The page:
We already do mock recalls and simulation exercises
That's great! Many companies do mock recalls and in fact some industries and standards require it. The thing to consider with mock recalls however is that they tend to be focused on traceability and are internally focused. While traceability is really important in a product recall, it is usually not an accurate test of your ability to prevent a major incident or product recall escalating into a crisis.
For that you need to make sure you include role-playing of key external stakeholders such as customers, consumers, regulators, the media, industry associations etc- even better if you can get them to join in the exercise with you, but certain role-playing them is important.
Likewise, if you are currently doing crisis exercises, you need to make sure you are exercising your engagement with key external stakeholders.
Even if you are doing them regularly as an internal exercise, you should get an external provider (such as us!) to run them occasionally to make sure you are getting a different perspective. You need to know you're doing it right! The middle of a crisis is the wrong time to find out that it's not working!
All of our simulations include us role-playing a broad range of internal and external stakeholders as well as a full social media component - what looks like your products, your social media sites and your stakeholders but all behind our secure server.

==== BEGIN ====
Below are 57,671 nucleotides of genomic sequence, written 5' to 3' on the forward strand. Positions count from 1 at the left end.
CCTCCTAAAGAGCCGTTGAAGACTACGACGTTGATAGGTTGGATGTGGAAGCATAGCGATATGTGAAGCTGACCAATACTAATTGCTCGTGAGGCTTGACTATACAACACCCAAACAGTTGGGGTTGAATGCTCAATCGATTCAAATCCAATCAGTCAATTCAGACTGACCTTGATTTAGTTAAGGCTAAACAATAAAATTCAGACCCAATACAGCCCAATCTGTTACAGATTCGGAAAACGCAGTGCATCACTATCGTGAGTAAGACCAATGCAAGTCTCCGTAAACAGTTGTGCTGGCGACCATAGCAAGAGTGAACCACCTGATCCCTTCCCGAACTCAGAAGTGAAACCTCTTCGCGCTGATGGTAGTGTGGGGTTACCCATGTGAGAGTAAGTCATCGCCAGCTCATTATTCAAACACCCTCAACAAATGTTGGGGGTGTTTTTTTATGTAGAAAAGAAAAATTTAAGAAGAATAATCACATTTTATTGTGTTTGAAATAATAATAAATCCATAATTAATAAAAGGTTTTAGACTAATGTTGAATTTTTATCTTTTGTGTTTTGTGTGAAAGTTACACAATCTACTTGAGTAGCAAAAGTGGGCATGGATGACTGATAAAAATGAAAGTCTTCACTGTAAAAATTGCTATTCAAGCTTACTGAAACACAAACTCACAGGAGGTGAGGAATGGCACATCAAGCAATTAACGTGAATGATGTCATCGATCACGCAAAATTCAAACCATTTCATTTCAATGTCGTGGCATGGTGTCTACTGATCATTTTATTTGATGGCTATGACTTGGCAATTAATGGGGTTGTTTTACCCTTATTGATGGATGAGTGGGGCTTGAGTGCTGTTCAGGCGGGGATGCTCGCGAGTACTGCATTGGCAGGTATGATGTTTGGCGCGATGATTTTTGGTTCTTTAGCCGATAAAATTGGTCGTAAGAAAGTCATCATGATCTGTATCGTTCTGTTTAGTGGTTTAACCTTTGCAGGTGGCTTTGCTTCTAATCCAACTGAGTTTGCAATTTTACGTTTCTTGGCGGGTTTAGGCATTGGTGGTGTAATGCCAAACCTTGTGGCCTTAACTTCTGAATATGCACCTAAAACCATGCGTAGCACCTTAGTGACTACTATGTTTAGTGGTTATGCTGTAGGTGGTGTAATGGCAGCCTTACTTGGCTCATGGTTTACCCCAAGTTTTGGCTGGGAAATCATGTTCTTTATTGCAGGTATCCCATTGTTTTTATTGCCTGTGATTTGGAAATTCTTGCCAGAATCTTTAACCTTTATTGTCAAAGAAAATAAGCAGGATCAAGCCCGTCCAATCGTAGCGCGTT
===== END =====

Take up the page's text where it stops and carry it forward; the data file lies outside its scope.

We have a crisis management plan already
Many companies have crisis management plans but unfortunately they are not always helpful in a real crisis. They are often too long, don't include the right guidance and rarely contain an effective social media strategy. The people that need to implement the plan often haven't been trained and haven't practiced in a realistic simulation.
There is really only two ways to find out whether your plan is effective and your people will respond well: 1. In a real crisis (not the recommended strategy) or 2. in a realistic simulation exercise. One that applies enough pressure to get the feel for a real crisis but within a safe learning environment.
All of our simulations include role-playing a broad range of internal and external stakeholders as well as a full social media component - what looks like your products, your social media sites and your customers and consumers but all behind our secure server.
While you might
think you have an effective plan, we urge you to stress test it so you
KNOW you have an effective plan and your people can implement it.
Which countries can you run training simulations in?
We offer crisis management training, coaching and simulation exercises online so geography is not really important to us.
We do offer onsite training and simulations. We are based in Sydney, Australia but we do travel! Through our partnerships with
RQA Inc based in the US and with offices in North and South America; and
RQA Group in London, UK with offices and consultants in Europe and Asia, we are able to offer services in many countries around the world with a local, experienced consultant.